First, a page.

People change jobs for many reasons -- money, boredom, unhappiness, lack of advancement, lack of appreciation, personal conflicts with a supervisor or co-worker, unfair treatment, and many other reasons. But how wise is it to change jobs? For what reasons? When should you change jobs? How?
Before you make a decision about your current job, let's look at the following factors that will hopefully guide you in the right direction -- or guide you in the direction that's right for you!
As you probably know, job-hopping, or changing jobs frequently, is risky.
Most successful careers are a result of working for one company for many years and building upon experience and seniority. It's usually easier to move up the salary and promotional ladder at one company than to move and start at the bottom of the ladder at a new place of employment. And employers are less apt to hire someone who moves frequently from company to company, so it can become increasingly difficult to find a job. And when you move to a new company, you lose seniority.
In most cases, you'll be better off staying at the company. Your salary or hourly wage will increase faster, you'll build a record of steady employment, and you'll have a better chance of advancing up the ladder. It's often best to stay where you are, especially if you're performing well in your present job, you are moving up the pay scale, and you enjoy your work.
When might a change be good?
A job change might be beneficial if you're unhappy, bored, and unchallenged, and no improvement seems in sight. It might be good if your performance is poor and improvement seems unlikely. It might be good if there's no prospect for advancement at the particular company where you work. It might be good if you want to completely break out of your current career.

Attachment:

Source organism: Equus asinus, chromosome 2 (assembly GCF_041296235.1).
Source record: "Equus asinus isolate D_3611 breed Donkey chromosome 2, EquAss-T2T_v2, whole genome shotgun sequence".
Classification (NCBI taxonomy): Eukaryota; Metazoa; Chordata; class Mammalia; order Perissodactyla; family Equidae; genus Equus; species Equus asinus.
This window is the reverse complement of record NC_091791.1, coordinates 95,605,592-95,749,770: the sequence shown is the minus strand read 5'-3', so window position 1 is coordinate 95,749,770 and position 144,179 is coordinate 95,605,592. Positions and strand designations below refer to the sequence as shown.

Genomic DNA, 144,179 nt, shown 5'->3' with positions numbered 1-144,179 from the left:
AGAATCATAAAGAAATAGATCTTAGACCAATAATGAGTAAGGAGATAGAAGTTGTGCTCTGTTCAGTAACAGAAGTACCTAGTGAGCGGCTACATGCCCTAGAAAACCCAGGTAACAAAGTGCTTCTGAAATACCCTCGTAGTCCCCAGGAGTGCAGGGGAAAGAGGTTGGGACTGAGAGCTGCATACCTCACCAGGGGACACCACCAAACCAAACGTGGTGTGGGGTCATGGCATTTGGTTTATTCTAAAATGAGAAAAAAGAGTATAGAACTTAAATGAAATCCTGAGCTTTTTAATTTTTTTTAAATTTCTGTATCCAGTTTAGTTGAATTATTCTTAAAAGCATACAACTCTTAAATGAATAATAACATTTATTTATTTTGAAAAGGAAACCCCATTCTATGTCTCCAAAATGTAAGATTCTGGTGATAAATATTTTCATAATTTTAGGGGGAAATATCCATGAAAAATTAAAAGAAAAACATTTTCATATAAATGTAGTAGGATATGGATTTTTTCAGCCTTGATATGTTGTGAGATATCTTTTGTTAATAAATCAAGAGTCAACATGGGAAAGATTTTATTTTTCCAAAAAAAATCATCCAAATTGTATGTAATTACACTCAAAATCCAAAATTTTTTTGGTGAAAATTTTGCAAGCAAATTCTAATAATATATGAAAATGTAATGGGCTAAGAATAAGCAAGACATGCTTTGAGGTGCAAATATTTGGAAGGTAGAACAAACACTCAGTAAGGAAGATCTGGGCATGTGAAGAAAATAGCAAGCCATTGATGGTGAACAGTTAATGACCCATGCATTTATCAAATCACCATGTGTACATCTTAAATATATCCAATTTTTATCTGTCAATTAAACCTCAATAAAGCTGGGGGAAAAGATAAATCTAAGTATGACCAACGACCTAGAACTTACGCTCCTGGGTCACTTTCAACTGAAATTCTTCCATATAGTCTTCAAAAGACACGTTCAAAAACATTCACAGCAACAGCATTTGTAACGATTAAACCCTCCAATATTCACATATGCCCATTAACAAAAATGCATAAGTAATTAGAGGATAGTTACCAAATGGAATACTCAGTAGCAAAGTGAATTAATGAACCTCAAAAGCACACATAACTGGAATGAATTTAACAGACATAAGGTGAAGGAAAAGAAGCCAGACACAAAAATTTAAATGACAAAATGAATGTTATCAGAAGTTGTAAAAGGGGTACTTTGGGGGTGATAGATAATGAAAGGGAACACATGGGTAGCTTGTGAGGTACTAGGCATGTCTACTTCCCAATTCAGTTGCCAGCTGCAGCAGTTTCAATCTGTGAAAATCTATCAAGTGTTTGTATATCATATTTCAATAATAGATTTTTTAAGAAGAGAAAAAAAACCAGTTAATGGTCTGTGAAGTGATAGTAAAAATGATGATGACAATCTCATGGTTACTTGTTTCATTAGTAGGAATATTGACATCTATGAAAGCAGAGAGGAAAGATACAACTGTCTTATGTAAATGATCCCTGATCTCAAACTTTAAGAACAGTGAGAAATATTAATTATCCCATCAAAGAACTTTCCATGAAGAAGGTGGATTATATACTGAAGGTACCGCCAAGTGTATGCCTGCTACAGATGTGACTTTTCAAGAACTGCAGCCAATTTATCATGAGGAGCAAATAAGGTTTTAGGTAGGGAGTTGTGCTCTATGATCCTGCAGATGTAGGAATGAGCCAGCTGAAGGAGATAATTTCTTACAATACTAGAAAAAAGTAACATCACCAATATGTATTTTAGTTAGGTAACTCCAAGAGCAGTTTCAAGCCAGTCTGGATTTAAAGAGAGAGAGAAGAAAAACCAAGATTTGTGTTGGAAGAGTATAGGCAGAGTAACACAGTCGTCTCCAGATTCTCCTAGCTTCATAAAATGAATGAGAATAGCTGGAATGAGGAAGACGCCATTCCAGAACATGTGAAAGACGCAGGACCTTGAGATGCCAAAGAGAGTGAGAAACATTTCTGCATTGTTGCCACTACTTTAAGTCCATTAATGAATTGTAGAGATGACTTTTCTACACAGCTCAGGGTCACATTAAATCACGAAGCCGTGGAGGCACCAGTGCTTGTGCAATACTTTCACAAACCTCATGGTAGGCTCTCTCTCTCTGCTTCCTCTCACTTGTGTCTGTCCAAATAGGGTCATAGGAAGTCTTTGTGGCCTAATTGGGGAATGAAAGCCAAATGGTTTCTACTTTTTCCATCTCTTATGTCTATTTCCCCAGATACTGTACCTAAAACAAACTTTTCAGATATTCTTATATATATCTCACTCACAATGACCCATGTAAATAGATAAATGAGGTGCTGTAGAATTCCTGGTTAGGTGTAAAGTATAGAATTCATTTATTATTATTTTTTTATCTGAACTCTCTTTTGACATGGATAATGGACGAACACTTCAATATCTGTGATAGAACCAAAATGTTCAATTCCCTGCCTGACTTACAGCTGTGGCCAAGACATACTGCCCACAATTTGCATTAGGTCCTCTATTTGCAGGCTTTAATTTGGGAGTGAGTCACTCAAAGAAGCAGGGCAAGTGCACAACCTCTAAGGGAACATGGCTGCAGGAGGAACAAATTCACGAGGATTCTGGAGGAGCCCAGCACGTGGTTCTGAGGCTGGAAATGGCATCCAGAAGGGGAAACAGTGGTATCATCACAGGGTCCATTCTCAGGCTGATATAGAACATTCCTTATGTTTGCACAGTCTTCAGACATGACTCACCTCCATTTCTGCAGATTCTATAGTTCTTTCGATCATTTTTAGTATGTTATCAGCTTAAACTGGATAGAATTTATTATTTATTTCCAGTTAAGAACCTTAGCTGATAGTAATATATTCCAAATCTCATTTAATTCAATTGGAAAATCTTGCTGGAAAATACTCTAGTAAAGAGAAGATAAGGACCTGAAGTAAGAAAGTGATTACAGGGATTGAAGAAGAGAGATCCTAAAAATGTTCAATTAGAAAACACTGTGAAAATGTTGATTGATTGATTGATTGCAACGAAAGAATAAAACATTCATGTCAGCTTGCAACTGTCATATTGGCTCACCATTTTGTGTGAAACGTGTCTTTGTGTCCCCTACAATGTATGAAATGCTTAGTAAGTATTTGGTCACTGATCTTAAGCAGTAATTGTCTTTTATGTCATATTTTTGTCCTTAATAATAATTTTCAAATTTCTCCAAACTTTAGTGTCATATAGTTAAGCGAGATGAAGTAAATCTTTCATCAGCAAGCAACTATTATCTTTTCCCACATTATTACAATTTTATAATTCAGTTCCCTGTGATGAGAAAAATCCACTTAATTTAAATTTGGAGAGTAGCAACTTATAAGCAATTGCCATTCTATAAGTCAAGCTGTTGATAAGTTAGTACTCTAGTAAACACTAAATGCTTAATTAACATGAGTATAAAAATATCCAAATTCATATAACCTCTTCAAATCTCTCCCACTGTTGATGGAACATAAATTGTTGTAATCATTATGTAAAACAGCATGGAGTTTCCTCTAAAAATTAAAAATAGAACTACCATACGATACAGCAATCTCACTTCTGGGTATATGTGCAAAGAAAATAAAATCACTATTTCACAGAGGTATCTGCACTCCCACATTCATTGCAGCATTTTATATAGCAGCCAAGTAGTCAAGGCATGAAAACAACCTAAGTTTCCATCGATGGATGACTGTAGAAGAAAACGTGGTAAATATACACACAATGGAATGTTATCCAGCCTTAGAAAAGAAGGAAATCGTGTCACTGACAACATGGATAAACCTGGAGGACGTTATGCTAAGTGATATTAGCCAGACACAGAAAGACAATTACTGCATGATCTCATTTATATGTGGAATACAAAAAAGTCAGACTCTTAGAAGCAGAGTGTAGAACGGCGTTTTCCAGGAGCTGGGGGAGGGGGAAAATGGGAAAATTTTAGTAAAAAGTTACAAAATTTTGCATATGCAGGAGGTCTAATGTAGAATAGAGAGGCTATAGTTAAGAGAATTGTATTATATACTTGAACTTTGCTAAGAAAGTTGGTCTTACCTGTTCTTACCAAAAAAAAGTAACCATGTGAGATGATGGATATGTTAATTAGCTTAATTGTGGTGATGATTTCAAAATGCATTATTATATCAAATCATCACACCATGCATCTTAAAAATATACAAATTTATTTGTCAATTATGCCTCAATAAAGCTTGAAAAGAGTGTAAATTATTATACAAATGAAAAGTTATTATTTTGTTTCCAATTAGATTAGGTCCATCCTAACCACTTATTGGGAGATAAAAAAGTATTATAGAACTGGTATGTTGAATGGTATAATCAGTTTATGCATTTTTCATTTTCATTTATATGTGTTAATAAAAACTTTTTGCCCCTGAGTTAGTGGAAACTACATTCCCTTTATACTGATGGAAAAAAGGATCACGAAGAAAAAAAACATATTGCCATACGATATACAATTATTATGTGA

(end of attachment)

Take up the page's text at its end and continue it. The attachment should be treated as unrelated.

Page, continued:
But no matter what the reason is for changing jobs, the decision should be a rational decision - not an emotional one. And money alone, unless it's a great deal of money, shouldn't be the sole factor for leaving a job.
If you do decide to make a change, you might first want to look at job opportunities within your current company. Sometimes it's easier to make a lateral move inside the company than to leave the company altogether. Some companies actually prefer hiring workers they know from within rather than gambling on outside applicants they don't know.
If you like what you do but don't like where you work, you're probably considering a job change. If you don't like what you do, you're probably looking at a career change.
Career changes, unless you're very young, are usually the hardest to make. Often career changes require new training or education, and a willingness to return to an entry-level position when you're hired by a company in the new career field. If you're young, it's usually much easier to do.
But the older you are, the harder it is to accomplish, and the more you have to sacrifice, especially financially. You'll have less time to move up the career and company ladder, and you'll likely experience a significant drop in pay by having to start over at entry-level, unless the new entry-level position pay is equal to or better than your current wage.